OWENSBORO, Ky. (WEHT) – New grim milestones are being met as the pandemic continues to alter everyday life, and what the future holds.
Kentucky Governor Andy Beshear attended a wreath ceremony at the Capitol Rotunda this morning, in remembrance of those who have fallen victim to COVID-19. More than 1,000 Kentuckians have now died. This comes six months after the first case was reported in Kentucky.
Across Owensboro, the flags fly at half-mast. Green lights sit ready to be turned on to remember the thousand Kentuckians who passed away.
“It’s a different world. I wasn’t around in 1918 when they had a problem this type,” said Pleaz Kirby of Owensboro.
“It has changed quite a bit,” adds Eddie Everly. He and his wife, who both work in the healthcare industry, haven’t been able to see others in their family since the pandemic started.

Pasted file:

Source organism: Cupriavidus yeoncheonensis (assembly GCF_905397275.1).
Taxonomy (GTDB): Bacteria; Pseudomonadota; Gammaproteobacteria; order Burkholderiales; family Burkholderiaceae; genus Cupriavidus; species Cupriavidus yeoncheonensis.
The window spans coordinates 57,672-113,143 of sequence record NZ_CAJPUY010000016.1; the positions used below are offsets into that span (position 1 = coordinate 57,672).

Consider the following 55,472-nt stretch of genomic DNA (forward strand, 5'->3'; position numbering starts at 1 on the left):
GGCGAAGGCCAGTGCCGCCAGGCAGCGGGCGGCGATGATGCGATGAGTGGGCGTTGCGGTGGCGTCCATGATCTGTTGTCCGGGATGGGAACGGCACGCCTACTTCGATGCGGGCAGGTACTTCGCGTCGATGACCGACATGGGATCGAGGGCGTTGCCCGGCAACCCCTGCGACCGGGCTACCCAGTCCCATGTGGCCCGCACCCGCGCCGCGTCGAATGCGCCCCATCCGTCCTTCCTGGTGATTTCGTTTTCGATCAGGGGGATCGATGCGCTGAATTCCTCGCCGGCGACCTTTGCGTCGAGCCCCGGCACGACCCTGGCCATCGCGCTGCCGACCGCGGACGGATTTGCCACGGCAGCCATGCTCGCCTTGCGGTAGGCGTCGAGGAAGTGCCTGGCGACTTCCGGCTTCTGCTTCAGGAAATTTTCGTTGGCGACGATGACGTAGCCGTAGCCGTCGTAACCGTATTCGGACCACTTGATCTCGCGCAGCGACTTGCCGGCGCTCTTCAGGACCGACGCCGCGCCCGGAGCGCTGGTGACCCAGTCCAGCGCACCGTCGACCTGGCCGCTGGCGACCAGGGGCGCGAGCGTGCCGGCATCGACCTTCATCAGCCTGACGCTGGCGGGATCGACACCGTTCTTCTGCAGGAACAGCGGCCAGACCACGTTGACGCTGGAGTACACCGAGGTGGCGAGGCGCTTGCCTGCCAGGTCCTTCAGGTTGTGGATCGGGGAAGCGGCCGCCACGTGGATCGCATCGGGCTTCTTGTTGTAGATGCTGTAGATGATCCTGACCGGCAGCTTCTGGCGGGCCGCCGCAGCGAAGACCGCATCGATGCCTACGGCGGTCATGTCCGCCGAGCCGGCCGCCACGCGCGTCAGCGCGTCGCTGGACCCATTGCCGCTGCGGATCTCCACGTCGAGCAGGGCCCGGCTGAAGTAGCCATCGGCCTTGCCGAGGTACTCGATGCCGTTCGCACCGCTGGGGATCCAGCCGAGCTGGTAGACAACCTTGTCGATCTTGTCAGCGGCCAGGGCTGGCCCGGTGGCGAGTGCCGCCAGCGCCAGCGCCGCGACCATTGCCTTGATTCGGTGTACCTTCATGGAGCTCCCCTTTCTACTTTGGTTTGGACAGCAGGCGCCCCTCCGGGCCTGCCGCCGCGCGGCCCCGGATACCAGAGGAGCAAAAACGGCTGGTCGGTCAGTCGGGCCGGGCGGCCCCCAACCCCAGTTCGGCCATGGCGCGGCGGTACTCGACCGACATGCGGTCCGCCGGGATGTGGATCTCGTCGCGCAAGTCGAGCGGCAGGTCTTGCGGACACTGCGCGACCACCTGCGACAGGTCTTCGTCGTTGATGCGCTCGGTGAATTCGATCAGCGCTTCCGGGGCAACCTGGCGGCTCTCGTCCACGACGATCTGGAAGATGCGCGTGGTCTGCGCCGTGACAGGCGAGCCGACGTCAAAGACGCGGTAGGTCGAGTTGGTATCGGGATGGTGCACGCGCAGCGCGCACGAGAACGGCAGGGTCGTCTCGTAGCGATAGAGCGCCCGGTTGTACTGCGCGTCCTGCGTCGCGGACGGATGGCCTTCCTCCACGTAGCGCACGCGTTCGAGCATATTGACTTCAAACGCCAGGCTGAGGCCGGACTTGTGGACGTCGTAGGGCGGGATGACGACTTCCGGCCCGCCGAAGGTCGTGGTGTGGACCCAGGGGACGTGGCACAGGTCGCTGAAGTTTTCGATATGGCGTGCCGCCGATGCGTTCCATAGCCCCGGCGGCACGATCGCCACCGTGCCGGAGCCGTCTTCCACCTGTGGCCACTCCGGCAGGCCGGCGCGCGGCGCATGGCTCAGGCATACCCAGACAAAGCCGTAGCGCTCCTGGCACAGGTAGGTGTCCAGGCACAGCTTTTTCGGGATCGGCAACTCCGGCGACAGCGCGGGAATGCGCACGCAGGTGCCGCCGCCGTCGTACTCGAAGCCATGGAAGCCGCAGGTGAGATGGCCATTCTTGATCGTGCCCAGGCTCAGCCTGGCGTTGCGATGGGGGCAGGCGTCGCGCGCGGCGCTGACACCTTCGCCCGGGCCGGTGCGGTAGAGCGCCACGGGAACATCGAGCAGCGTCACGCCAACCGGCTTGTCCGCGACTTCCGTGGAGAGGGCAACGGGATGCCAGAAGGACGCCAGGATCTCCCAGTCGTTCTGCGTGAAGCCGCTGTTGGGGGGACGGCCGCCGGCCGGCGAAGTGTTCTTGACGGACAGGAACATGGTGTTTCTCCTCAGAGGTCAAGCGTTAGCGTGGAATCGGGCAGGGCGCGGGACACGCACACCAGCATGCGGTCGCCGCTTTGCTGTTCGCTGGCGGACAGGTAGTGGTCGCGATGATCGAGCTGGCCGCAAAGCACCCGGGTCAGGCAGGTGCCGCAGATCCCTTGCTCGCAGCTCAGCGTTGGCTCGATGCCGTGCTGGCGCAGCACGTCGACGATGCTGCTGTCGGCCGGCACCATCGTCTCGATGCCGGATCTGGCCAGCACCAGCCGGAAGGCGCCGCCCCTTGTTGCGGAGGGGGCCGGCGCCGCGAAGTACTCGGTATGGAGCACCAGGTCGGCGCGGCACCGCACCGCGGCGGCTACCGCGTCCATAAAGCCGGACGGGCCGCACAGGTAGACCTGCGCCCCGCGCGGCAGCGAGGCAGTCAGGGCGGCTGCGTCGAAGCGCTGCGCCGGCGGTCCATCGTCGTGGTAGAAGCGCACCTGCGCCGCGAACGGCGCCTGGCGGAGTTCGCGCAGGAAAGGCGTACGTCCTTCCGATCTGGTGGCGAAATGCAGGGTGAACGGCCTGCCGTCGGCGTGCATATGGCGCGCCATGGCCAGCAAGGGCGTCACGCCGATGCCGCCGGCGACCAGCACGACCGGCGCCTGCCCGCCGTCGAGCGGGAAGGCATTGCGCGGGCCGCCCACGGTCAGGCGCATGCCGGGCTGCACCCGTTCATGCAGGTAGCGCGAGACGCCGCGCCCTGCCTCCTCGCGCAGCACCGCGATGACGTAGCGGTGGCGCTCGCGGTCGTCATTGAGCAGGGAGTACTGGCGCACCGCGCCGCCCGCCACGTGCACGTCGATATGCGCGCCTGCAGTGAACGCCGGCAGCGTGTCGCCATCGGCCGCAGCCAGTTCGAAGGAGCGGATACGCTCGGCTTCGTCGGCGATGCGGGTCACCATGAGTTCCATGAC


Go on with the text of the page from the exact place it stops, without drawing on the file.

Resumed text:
“We have two grandbabies that live over in Newburgh. The only way we’ve been able to see them is through FaceTime,” Everly explained.
Nearly 55,000 Kentuckians tested positive since the first cases were reported in march. Across the river in Indiana, there have been more than 102,000 cases and more than 3,000 deaths. More than 900,000 deaths happened worldwide, according to Johns Hopkins University.
“Obviously, it’s a terrible tragedy,” said Dr. William Marcrum of the Perry County Health Department. He says he’s unsure what will happen the next six to 12 months, but worries about how the upcoming flu season could impact future COVID cases.
“When you start seeing people with symptoms, it could be anyone of three or four or a half dozen conditions, it’s going to make it a little tough in the practice of medicine,” he said.
He adds people will have to keep doing their new preventive measures for the foreseeable future.
“It’s just all going to depend on what everybody does, if they observe what the government asks us to do, which is social distancing, where your masks, wash your hands,” said Everly.
(This story was originally published on September 10, 2020)